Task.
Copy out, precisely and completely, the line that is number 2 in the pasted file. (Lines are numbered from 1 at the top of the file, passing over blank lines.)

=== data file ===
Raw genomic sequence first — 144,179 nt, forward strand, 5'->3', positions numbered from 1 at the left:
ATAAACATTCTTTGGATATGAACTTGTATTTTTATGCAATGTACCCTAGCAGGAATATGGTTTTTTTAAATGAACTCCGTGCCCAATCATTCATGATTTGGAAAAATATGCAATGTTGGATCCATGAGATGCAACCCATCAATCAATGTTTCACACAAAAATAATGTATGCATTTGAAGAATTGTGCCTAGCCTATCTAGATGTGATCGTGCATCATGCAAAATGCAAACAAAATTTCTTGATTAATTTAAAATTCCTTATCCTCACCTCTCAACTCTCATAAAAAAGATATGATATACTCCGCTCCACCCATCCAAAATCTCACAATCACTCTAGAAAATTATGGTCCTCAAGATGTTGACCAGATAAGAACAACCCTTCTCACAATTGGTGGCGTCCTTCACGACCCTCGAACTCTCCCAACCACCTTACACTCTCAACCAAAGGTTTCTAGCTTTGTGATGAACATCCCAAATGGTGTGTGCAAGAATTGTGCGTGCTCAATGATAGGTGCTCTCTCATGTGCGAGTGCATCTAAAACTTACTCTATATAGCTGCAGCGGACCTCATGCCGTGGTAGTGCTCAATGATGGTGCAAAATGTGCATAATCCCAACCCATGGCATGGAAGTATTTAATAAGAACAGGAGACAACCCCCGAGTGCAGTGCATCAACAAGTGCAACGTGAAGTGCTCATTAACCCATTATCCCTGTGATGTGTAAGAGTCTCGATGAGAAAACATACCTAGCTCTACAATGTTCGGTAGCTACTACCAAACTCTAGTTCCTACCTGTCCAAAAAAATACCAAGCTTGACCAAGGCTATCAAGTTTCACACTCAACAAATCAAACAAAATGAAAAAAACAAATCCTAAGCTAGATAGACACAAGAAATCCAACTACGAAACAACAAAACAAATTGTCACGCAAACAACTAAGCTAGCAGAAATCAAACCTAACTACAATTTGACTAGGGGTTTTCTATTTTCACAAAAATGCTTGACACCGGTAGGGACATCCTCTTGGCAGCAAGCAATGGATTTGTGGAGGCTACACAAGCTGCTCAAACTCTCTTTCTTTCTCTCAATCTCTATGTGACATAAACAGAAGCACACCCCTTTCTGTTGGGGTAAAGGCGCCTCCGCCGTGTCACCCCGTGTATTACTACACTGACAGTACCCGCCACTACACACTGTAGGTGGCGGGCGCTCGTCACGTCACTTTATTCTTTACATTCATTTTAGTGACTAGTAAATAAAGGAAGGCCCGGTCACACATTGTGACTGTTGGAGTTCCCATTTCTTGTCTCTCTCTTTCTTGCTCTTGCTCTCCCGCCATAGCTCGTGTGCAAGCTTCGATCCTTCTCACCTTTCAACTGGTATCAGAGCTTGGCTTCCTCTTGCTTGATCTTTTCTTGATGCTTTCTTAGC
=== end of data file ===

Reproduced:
ATAAACATTCTTTGGATATGAACTTGTATTTTTATGCAATGTACCCTAGCAGGAATATGGTTTTTTTAAATGAACTCCGTGCCCAATCATTCATGATTTGGAAAAATATGCAATGTTGGATCCATGAGATGCAACCCATCAATCAATGTTTCACACAAAAATAATGTATGCATTTGAAGAATTGTGCCTAGCCTATCTAGATGTGATCGTGCATCATGCAAAATGCAAACAAAATTTCTTGATTAATTTAAAATTCCTTATCCTCACCTCTCAACTCTCATAAAAAAGATATGATATACTCCGCTCCACCCATCCAAAATCTCACAATCACTCTAGAAAATTATGGTCCTCAAGATGTTGACCAGATAAGAACAACCCTTCTCACAATTGGTGGCGTCCTTCACGACCCTCGAACTCTCCCAACCACCTTACACTCTCAACCAAAGGTTTCTAGCTTTGTGATGAACATCCCAAATGGTGTGTGCAAGAATTGTGCGTGCTCAATGATAGGTGCTCTCTCATGTGCGAGTGCATCTAAAACTTACTCTATATAGCTGCAGCGGACCTCATGCCGTGGTAGTGCTCAATGATGGTGCAAAATGTGCATAATCCCAACCCATGGCATGGAAGTATTTAATAAGAACAGGAGACAACCCCCGAGTGCAGTGCATCAACAAGTGCAACGTGAAGTGCTCATTAACCCATTATCCCTGTGATGTGTAAGAGTCTCGATGAGAAAACATACCTAGCTCTACAATGTTCGGTAGCTACTACCAAACTCTAGTTCCTACCTGTCCAAAAAAATACCAAGCTTGACCAAGGCTATCAAGTTTCACACTCAACAAATCAAACAAAATGAAAAAAACAAATCCTAAGCTAGATAGACACAAGAAATCCAACTACGAAACAACAAAACAAATTGTCACGCAAACAACTAAGCTAGCAGAAATCAAACCTAACTACAATTTGACTAGGGGTTTTCTATTTTCACAAAAATGCTTGACACCGGTAGGGACATCCTCTTGGCAGCAAGCAATGGATTTGTGGAGGCTACACAAGCTGCTCAAACTCTCTTTCTTTCTCTCAATCTCTATGTGACATAAACAGAAGCACACCCCTTTCTGTTGGGGTAAAGGCGCCTCCGCCGTGTCACCCCGTGTATTACTACACTGACAGTACCCGCCACTACACACTGTAGGTGGCGGGCGCTCGTCACGTCACTTTATTCTTTACATTCATTTTAGTGACTAGTAAATAAAGGAAGGCCCGGTCACACATTGTGACTGTTGGAGTTCCCATTTCTTGTCTCTCTCTTTCTTGCTCTTGCTCTCCCGCCATAGCTCGTGTGCAAGCTTCGATCCTTCTCACCTTTCAACTGGTATCAGAGCTTGGCTTCCTCTTGCTTGATCTTTTCTTGATGCTTTCTTAGC